The disadvantage of particle methods is that often they require relatively small time steps in order to accurately simulate the dynamics of diffusion and reaction kinetics. The reason lies partly in the approximations used to derive reaction event probabilities and the incomplete detection of particle collisions, which prohibit the use of larger time steps. The use of small time steps often prevents reaching simulation times that are relevant for biological processes. Biological processes occur on a wide range of time scales. Some proteins may encounter each other in fractions of a millisecond, while others take hours. For instance, DNA transcription and translation are completed in a few minutes, but these processes are made up of thousands of small diffusion-limited reactions. It is an ongoing challenge to develop particle-based simulations that can cover a wide range of time scales while accurately reproducing the properties of diffusion and reaction networks.

Several methods have been developed to increase simulation time steps. Event-driven simulations, such as the Green's function reaction dynamics (GFRD) scheme (Takahashi et al., 2005; van Zon and ten Wolde, 2005), use Green's function exact expression for one and two particle reaction-diffusion systems to take large steps in time when the particles are far apart from each other (Takahashi et al., 2005; van Zon and ten Wolde, 2005). When particle concentrations are low, GFRD is significantly more efficient than traditional Brownian Dynamics (Takahashi et al., 2005). However, for reactions near surfaces or in crowded cellular environments, the benefits of GRFD vanish as these methods also require relatively short time steps to omit unphysical particle overlaps to accurately simulate particle diffusion (van Zon and ten Wolde, 2005).

Here, we describe a Brownian Dynamic algorithm that tolerates increased time steps in comparison to traditional Brownian dynamics algorithms while maintaining relatively high accuracy in the reaction-diffusing modeling. Our method builds upon a more accurate description of particle collisions in comparison to the traditional Brownian dynamics scheme. One of the causes of simulation errors when using increasingly larger time steps lies in the treatment of collisions during a BD time step. Typically particle collisions are considered when particle overlaps are detected after the displacement of the particles in a time step. Such a procedure underestimates the number of collisions per time steps, as not all potential collisions of the particles during a time step are considered. With increasing length of the time step this underestimation becomes more pronounced, which leads to inflated reaction probabilities when parameterizing the microscopic reaction rates. Previously, Barenbrug et al. (2002) proposed a method that corrected the traditional BD step by augmenting the collision detection with a correction step for non-overlapping particles based on an analytical term for missed collisions. However, the method did not satisfy the detailed balance rule for reversible reactions. In contrast, we provide a method, which not only detects potential collisions prior to a BD move but also determines reaction probabilities consistent with the detailed balance rule for reversible reactions. We can show that our Reaction Before Move (RBM) method allows an increase of BD time steps by an order of magnitude while maintaining relatively high accuracy with respect to analytical solutions of a reaction system.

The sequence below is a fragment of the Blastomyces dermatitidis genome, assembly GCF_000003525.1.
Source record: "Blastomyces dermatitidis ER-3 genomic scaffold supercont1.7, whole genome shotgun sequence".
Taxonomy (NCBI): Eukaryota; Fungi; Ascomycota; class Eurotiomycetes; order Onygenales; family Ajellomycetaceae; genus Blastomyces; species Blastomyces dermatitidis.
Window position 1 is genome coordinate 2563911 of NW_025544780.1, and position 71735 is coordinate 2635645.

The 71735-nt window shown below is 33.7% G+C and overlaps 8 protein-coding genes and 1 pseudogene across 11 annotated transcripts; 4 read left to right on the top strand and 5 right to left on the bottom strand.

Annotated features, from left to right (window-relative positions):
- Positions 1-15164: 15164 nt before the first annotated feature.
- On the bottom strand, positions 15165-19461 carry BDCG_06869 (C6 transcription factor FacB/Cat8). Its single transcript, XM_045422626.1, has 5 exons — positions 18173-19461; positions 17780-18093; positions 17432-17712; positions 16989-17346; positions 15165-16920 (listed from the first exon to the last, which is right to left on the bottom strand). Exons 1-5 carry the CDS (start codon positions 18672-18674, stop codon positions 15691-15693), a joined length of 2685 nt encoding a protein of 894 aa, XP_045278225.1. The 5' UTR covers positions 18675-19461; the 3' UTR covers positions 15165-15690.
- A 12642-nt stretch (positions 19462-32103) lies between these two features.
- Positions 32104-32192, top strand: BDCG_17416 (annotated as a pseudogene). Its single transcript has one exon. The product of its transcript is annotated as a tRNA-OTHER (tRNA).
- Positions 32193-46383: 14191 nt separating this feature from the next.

To study processes at biologically relevant time scales (in the microsecond to second time range) it is required to simulate reaction-diffusion systems with relatively large time steps. Here, we describe a Brownian Dynamic algorithm that allows increased time steps in comparison to traditional Brownian dynamics algorithms while maintaining minimal impact on accuracy. We begin with an introduction of BD.

The motion of a particle undergoing diffusion can be described by Einstein's diffusion equation (Kim and Shin, 1999),

(1)

where *P*(*r*, *t*|*r*_{0}, *t*_{0}) is the probability that the particle will be at position *r* at time *t* given the particle was initially at position *r*_{0} at time *t*_{0}. The rate of diffusion is given by the parameter *D*. This problem can be solved with the addition of an initial condition (the particle starts at *r*_{0}) and a boundary condition.

The solution that describes the position of the particle *P*(*r*, *t*) at a given time is known as Green's function, and for a single isolated particle is the Gaussian distribution associated with a continuous random walker (Agmon and Szabo, 1990; Rice, 1985).

(2)

When the diffusive motions of multiple particles are simulated, in a traditional Brownian dynamics algorithm the distribution of particle displacements *P*(*r*, *t*) is sampled for each particle every time step. To prevent unphysical overlaps between particles, typically individual moves are rejected that would result in overlaps of the excluded volume of the particles. Because collisions are only determined at the end of each time step, the length of the time step is naturally limited. The size must be small enough to prevent particles passing through each other without detecting a collision in a time step propagation.

Brownian dynamics simulations cannot only be used to simulate particle diffusion but also the reactions between them (Morelli and ten Wolde, 2008). Within the Brownian dynamics framework, reactions can be simulated as follows. A second order reaction, where two species *A* and *B* form a product *C* (e.g. the formation of a protein complex), can be formulated as:

(3)

where the *k _{on}* and

(4)

where [*A*] is the concentration of the species *A*. This reaction can be decomposed into two events (Agmon and Szabo, 1990; Morelli and ten Wolde, 2008).